Microsoft’s new Seinfeld & Bill Gates commercials have been widely panned. Presumably the first two salvos in a $300 Million ad campaign launched to soften and redefine Microsoft’s image, it would seem questionable whether years of consumer experience with Microsoft as the consummate powerbroker can be erased, regardless of the question of the ultimate quality/enjoyability of the ads.
Can two or more reasonably goofy and self-deprecating ads, which someone on a Silicon Alley Insider comment thread had smartly termed a "branding palate cleanser", overturn years of Windows support frustrations, forced upgrade paths, and general Microsoft bullying of all and sundry?
I’d say it’s doubtful:
1) Microsoft is seen as stodgy and corporate because, well, they are…
Analysts such as Henry Blodget had argued recently that Microsoft should simply acknowledge that they are much better at selling to the corporate world (after all even their Windows OS has been mostly sold to the PC Manufacturers rather than directly to the consumer), and concentrate on B2B while letting go off most of the comsumer space aspirations that have so far proved massively unprofitable to them (Zune, Live Search, etc.).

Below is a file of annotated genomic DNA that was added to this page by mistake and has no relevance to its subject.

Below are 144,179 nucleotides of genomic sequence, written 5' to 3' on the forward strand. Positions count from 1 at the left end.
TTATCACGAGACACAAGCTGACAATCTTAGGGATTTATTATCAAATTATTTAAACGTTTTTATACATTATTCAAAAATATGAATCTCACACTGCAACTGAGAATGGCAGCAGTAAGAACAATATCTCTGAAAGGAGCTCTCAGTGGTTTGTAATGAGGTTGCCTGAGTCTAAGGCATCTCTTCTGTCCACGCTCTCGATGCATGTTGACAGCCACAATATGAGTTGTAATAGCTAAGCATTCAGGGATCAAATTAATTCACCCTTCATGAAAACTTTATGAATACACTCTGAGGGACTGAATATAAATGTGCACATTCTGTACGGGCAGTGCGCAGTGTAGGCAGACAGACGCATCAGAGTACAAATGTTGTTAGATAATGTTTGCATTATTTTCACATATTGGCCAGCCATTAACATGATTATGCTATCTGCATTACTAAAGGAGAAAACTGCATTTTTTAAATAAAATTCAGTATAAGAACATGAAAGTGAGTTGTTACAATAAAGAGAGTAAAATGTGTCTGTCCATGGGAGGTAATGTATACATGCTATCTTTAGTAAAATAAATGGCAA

2) Microsoft has tried before to bring in "The Loyalist" archetype in its marketing (MS Office as your buddy brand at work, etc.), and it never really worked too well, because their association with "The Powerbroker" archetype is so entrenched. This latter fact BTW explains why they do so well in the B2B (Business-To-Business) realm, because "The Powerbroker" is something virtually every business person understands.
3) Trying to bring in "The Buddy" again in the form of "The Adventures of Seinfeld And Gates", alongside of "The Little Trickster" (with humor, irreverence, sleight of hand, etc.) via Seinfeld is ultimately no more likely to stick than before.
Typically companies have been using this archetype to add some delight (your Inner Child likes humor) to their otherwise "boring" products (e.g. insurers, see the GEICO Gecko, etc.). But these companies typically didn’t have strong existing identifications like Microsoft does.
Once again, it’s doubtful that Microsoft can shed the associations that have been forming in the consumers’ minds for about two decades. Just ask IBM: They’ve had a lot of little humorous ads out over the last few years (most recently with Disney characters drawn into corporate server room live action!).
So ask yourself: Do you think of IBM as hip and funny?
Once an imprint is burned in deeply, you’ll have a heck of a time getting it changed. Microsoft is proof that all the money in the world (which it undoubtably has) can’t move the mountain in people’s minds.